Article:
It’s National Work Zone Awareness Week

While those orange barrels may be frustrating during rush hour, take a moment during National Work Zone Awareness Week to consider those people working in those potentially dangerous areas. From April 8-12, this year’s theme is “Drive Like You Work Here.”

In 2017, there were 710 fatal crashes in work zones, resulting in 799 fatalities. Of those deaths, 132 were roadway workers, according to the Federal Highway Administration.

Plus, in 2016, there were 158,000 work zone crashes that resulted in 61,000 injuries.

On average, in 2015 a work zone crash occurred once every 5.4 minutes, and every week 12 work zone crashes resulted in at least one fatality.

Source: Federal Highway Administration

So what can you do to help make work zones safer?

On Wednesday, April 10, everyone is encouraged to wear orange on Go Orange Day to help raise awareness for work zone safety. If you post on social media, be sure to use the hashtags #WorkZoneSafety #NWZAW #OurRoads.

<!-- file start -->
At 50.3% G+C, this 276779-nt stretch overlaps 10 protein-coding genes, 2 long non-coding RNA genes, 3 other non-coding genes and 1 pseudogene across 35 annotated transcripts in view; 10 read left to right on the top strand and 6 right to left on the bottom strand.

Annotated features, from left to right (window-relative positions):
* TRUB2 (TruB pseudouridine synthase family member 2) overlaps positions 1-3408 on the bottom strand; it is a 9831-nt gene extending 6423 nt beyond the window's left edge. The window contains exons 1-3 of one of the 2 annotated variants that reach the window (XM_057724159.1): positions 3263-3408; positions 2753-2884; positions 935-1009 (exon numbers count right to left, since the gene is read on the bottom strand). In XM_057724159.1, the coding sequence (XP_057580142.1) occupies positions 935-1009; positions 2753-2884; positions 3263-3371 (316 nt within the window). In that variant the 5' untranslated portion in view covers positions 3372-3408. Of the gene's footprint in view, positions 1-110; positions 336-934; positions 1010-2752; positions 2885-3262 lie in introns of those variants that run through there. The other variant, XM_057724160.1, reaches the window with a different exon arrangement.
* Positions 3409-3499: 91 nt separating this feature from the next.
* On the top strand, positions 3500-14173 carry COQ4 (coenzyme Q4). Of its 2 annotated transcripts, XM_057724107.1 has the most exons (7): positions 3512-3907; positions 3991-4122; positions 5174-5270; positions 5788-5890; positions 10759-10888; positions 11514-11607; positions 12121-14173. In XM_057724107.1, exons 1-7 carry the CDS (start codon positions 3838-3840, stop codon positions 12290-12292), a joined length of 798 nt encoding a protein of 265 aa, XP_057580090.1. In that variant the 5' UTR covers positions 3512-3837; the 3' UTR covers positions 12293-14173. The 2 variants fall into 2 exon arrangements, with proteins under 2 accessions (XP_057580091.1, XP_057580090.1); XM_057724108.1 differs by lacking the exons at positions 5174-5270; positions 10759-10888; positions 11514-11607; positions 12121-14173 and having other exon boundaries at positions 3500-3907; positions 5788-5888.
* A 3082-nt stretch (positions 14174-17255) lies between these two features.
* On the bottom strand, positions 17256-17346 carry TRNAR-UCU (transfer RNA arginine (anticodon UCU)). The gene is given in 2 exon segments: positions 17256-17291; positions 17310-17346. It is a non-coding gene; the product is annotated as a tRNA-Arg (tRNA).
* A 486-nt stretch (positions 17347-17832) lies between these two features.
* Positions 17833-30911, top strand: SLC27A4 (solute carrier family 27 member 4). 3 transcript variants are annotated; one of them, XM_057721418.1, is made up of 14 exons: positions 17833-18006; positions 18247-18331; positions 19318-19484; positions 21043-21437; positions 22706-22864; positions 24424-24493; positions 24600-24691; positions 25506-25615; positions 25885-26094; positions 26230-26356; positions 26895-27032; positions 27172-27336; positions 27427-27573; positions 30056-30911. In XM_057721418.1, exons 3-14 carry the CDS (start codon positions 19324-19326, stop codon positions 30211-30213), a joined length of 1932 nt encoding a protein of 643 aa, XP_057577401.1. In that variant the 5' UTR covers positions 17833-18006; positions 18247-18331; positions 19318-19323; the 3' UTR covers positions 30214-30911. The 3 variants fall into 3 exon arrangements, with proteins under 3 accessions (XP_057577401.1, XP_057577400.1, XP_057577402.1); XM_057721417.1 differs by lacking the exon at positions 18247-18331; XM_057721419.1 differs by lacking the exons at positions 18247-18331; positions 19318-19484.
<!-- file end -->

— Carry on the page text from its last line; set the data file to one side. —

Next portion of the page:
When you’re out on the road, remember these tips from the Federal Highway Administration:

  • Plan ahead. Expect delays, plan for them, and leave early to reach your destination on time. When you can, avoid work zones altogether by using alternate routes.
  • Obey road crews and signs. When approaching a work zone, watch for cones, barrels, signs, large vehicles, or workers in bright-colored vests to warn you and direct you where to go.
  • Slow down. Look for signs indicating the speed limit through the work zone. Keep a safe distance from the vehicle ahead of you and follow the posted speed limit.
  • Move over. Most state move-over laws apply when passing work crews and official vehicles parked on the shoulder with flashing warning lights.
  • Avoid distractions. Keep your eyes on the road and off your phone.
  • Watch for sudden stoppages. In 2017, 25 percent of fatal work zone crashes involved rear-end collisions.
  • Watch for large vehicles. Don’t make sudden lane changes in front of trucks that are trying to slow down. In 2017, 50 percent of fatal work zone crashes involving large trucks or buses occurred on rural roadways. Between 2013 and 2017, fatal work zone crashes involving large trucks increased by 43 percent.